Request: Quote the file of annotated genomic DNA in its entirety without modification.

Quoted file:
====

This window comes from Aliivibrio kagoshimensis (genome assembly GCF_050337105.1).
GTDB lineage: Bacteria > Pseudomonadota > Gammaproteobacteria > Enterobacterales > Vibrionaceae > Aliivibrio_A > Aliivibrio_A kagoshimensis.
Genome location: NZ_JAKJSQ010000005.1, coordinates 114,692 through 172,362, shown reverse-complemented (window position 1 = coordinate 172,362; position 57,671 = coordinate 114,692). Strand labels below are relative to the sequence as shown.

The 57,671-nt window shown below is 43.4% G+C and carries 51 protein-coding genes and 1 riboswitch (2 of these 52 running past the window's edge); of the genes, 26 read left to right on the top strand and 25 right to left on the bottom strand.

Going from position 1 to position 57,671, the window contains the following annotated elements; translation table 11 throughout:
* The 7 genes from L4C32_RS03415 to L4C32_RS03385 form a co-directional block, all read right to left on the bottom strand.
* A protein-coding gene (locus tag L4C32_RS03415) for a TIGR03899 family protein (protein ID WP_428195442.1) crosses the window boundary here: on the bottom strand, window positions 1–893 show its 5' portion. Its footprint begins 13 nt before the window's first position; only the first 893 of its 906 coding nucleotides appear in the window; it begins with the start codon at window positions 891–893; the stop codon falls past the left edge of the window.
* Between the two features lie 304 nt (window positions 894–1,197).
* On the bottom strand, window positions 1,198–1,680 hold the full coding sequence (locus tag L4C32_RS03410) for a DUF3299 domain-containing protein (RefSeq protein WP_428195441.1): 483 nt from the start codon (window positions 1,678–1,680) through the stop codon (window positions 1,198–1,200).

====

This window comes from Aliivibrio kagoshimensis (genome assembly GCF_050337105.1).
GTDB lineage: Bacteria > Pseudomonadota > Gammaproteobacteria > Enterobacterales > Vibrionaceae > Aliivibrio_A > Aliivibrio_A kagoshimensis.
Genome location: NZ_JAKJSQ010000005.1, coordinates 114,692 through 172,362, shown reverse-complemented (window position 1 = coordinate 172,362; position 57,671 = coordinate 114,692). Strand labels below are relative to the sequence as shown.

The 57,671-nt window shown below is 43.4% G+C and carries 51 protein-coding genes and 1 riboswitch (2 of these 52 running past the window's edge); of the genes, 26 read left to right on the top strand and 25 right to left on the bottom strand.

Going from position 1 to position 57,671, the window contains the following annotated elements; translation table 11 throughout:
* The 7 genes from L4C32_RS03415 to L4C32_RS03385 form a co-directional block, all read right to left on the bottom strand.
* A protein-coding gene (locus tag L4C32_RS03415) for a TIGR03899 family protein (protein ID WP_428195442.1) crosses the window boundary here: on the bottom strand, window positions 1–893 show its 5' portion. Its footprint begins 13 nt before the window's first position; only the first 893 of its 906 coding nucleotides appear in the window; it begins with the start codon at window positions 891–893; the stop codon falls past the left edge of the window.
* Between the two features lie 304 nt (window positions 894–1,197).
* On the bottom strand, window positions 1,198–1,680 hold the full coding sequence (locus tag L4C32_RS03410) for a DUF3299 domain-containing protein (RefSeq protein WP_428195441.1): 483 nt from the start codon (window positions 1,678–1,680) through the stop codon (window positions 1,198–1,200).